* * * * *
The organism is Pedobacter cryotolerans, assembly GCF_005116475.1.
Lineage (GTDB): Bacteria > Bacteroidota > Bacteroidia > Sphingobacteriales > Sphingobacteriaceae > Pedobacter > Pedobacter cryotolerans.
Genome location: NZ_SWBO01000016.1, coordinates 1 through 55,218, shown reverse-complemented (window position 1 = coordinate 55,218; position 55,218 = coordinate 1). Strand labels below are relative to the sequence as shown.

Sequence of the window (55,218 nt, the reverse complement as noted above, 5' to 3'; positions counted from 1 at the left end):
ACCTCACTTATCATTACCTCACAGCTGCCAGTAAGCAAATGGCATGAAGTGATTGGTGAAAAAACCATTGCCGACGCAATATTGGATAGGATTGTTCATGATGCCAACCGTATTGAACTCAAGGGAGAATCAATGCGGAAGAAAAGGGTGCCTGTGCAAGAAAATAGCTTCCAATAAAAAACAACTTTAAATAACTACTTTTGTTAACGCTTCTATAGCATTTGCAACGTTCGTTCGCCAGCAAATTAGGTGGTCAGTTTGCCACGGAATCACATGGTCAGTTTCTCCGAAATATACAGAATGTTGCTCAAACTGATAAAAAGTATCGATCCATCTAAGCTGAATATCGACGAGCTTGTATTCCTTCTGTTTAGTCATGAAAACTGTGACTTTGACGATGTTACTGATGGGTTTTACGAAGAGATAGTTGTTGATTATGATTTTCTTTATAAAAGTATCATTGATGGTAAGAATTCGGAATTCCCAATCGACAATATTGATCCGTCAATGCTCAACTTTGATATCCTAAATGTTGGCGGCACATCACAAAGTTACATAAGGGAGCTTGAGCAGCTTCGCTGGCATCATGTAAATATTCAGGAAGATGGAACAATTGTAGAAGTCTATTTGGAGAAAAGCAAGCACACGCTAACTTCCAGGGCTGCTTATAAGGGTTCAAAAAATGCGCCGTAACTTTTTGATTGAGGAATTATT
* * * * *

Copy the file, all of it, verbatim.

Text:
The organism is Pedobacter cryotolerans, assembly GCF_005116475.1.
Lineage (GTDB): Bacteria > Bacteroidota > Bacteroidia > Sphingobacteriales > Sphingobacteriaceae > Pedobacter > Pedobacter cryotolerans.
Genome location: NZ_SWBO01000016.1, coordinates 1 through 55,218, shown reverse-complemented (window position 1 = coordinate 55,218; position 55,218 = coordinate 1). Strand labels below are relative to the sequence as shown.

Sequence of the window (55,218 nt, the reverse complement as noted above, 5' to 3'; positions counted from 1 at the left end):
ACCTCACTTATCATTACCTCACAGCTGCCAGTAAGCAAATGGCATGAAGTGATTGGTGAAAAAACCATTGCCGACGCAATATTGGATAGGATTGTTCATGATGCCAACCGTATTGAACTCAAGGGAGAATCAATGCGGAAGAAAAGGGTGCCTGTGCAAGAAAATAGCTTCCAATAAAAAACAACTTTAAATAACTACTTTTGTTAACGCTTCTATAGCATTTGCAACGTTCGTTCGCCAGCAAATTAGGTGGTCAGTTTGCCACGGAATCACATGGTCAGTTTCTCCGAAATATACAGAATGTTGCTCAAACTGATAAAAAGTATCGATCCATCTAAGCTGAATATCGACGAGCTTGTATTCCTTCTGTTTAGTCATGAAAACTGTGACTTTGACGATGTTACTGATGGGTTTTACGAAGAGATAGTTGTTGATTATGATTTTCTTTATAAAAGTATCATTGATGGTAAGAATTCGGAATTCCCAATCGACAATATTGATCCGTCAATGCTCAACTTTGATATCCTAAATGTTGGCGGCACATCACAAAGTTACATAAGGGAGCTTGAGCAGCTTCGCTGGCATCATGTAAATATTCAGGAAGATGGAACAATTGTAGAAGTCTATTTGGAGAAAAGCAAGCACACGCTAACTTCCAGGGCTGCTTATAAGGGTTCAAAAAATGCGCCGTAACTTTTTGATTGAGGAATTATT